Net neutrality another election loser

Many key supporters of a fair and free Internet lost their election bids; will the FCC do its job?

Published November 4, 2010 7:45PM (EDT)

House Republican leader John Boehner of Ohio
House Republican leader John Boehner of Ohio

There's no way to sugar-coat this: Since Tuesday, network neutrality isn't quite dead, but may well be in a coma. That's the only rational way to look at the results of the 2010 elections, which saw some of net neutrality's major backers go down to defeat.

Network neutrality is the idea that your broadband Internet provider -- almost always a local cable or phone company -- isn't making decisions about what you can use on the Internet. That is, your ISP should not decide which bits of data get to your computer in what order or at what speed, much less whether they will ever get there at all.

Among the most damaging congressional losses will take place with the departure of Rep. Rick Boucher, a Virginia Democrat, who lost his reelection bid. No one in that chamber has a better grasp of technology issues, not even Silicon Valley's representatives. Boucher wasn't just a strong supporter of net neutrality on tech policy; as chair of the House Communications, Technology and Internet subcommittee he used his authority over tech policy in generally progressive ways. Democrats weren't fully in support of net neutrality to begin with, but Republicans, ever-loyal to the big-money corporate interests, have decided that the duopoly is all the competition we need.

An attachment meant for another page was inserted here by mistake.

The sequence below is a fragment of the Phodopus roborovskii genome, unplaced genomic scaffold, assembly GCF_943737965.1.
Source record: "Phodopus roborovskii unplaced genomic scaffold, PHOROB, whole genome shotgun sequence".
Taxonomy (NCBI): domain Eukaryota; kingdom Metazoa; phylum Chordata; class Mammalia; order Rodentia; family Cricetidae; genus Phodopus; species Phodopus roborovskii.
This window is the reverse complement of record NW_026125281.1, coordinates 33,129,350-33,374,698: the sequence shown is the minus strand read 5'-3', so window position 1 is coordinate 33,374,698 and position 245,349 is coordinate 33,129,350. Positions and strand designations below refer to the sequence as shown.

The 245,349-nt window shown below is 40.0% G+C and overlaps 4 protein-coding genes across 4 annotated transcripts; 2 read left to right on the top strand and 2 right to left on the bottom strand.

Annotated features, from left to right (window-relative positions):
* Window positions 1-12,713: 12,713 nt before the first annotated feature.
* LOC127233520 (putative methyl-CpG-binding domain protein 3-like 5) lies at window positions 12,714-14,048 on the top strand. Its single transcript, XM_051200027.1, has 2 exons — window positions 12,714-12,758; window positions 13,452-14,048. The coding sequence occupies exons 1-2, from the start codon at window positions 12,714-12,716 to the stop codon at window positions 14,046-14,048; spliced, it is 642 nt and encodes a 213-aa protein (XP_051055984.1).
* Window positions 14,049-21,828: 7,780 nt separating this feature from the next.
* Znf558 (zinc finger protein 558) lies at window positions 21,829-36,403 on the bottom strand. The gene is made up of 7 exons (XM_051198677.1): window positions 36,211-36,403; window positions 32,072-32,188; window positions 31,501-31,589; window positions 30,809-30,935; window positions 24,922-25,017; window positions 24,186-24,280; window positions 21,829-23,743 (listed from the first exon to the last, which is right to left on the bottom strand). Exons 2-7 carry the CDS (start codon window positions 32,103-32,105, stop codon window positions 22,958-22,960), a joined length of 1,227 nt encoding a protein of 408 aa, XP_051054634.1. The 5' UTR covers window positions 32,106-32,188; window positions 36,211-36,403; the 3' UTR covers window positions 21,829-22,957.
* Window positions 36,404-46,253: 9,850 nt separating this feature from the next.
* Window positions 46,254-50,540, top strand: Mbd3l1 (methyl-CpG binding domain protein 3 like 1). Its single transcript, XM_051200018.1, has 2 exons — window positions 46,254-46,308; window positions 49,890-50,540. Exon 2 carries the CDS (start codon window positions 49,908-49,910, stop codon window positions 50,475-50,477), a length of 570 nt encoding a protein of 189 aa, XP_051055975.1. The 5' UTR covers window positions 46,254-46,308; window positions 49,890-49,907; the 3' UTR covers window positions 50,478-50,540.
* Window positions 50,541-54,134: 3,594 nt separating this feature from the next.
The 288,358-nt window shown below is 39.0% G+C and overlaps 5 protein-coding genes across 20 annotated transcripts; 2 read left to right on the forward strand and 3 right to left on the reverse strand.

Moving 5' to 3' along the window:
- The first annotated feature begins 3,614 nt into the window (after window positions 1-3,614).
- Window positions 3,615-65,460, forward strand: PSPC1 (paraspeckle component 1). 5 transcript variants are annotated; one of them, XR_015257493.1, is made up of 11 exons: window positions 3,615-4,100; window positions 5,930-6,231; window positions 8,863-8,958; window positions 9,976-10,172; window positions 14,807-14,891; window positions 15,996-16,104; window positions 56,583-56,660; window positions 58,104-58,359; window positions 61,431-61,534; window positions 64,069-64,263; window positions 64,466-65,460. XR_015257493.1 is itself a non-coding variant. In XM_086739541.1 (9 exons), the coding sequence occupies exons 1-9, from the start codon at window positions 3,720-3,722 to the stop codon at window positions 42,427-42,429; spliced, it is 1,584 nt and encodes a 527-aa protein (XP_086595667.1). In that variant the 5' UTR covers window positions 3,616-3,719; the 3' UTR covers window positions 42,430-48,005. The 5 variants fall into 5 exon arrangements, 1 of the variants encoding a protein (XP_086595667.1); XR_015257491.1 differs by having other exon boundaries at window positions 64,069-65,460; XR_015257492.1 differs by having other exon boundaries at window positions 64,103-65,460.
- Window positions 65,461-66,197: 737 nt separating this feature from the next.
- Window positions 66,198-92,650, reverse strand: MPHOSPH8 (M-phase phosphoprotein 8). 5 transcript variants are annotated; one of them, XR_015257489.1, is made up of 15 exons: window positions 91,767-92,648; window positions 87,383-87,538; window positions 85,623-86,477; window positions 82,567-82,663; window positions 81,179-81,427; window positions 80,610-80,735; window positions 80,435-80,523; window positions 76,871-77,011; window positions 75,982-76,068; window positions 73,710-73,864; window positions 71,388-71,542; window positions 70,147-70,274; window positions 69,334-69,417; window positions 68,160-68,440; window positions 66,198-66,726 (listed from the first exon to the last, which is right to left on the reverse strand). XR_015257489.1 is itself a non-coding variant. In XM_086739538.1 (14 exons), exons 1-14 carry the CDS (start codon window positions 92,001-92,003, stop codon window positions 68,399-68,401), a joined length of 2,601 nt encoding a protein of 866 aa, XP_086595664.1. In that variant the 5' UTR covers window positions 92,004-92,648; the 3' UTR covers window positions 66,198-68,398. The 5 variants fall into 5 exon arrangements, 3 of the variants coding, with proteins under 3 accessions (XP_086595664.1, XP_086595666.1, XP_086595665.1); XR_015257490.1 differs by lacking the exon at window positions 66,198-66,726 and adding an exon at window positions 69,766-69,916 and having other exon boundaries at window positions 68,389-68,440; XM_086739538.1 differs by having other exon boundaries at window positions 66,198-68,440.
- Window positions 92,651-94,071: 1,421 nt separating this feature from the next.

The robber barons who run our local telecom duopolies and the barely competitive mobile networks are surely thrilled with their good luck. They aren't stupid enough to believe voters tossed out Boucher and other net-neutrality supporters on that issue alone, or that voters even gave it much thought, but they'll definitely take advantage of the circumstances.

The Federal Communications Commission has been relatively timid on net neutrality, working mostly at the edges of the debate; witness its move to partially reclassify broadband service -- a regulatory approach that would give the commission more authority to prevent carriers from discriminating against certain kinds of content. That's a relatively timid move (though useful), but even this limited progress is under attack. And President Obama's campaign promises to push hard for net neutrality seem hollow, at best.

Meanwhile, America falls further and further in the deployment of serious broadband. And the carriers are closer than ever to turning the Internet, which should be the most open of networks, into just another kind of cable television.

By Dan Gillmor

A longtime participant in the tech and media worlds, Dan Gillmor is director of the Knight Center for Digital Media Entrepreneurship at Arizona State University's Walter Cronkite School of Journalism & Mass Communication. Follow Dan on Twitter: @dangillmor. More about Dan here.

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Network Neutrality